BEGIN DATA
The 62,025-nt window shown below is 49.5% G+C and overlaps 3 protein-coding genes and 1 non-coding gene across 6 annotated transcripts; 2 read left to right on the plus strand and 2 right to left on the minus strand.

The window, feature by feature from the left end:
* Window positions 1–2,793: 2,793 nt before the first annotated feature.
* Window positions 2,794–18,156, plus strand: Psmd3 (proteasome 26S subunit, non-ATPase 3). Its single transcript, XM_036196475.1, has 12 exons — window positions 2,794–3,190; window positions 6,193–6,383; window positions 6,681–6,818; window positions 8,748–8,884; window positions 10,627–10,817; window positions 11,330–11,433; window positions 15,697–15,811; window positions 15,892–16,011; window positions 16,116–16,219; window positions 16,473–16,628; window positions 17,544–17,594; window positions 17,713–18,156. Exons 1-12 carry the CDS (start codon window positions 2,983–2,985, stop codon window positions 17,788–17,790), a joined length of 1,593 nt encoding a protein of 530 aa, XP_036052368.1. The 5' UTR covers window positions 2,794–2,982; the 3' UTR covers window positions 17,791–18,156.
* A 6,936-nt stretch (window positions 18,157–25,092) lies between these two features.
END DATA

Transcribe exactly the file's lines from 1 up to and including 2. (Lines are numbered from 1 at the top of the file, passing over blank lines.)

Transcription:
The 62,025-nt window shown below is 49.5% G+C and overlaps 3 protein-coding genes and 1 non-coding gene across 6 annotated transcripts; 2 read left to right on the plus strand and 2 right to left on the minus strand.

The window, feature by feature from the left end: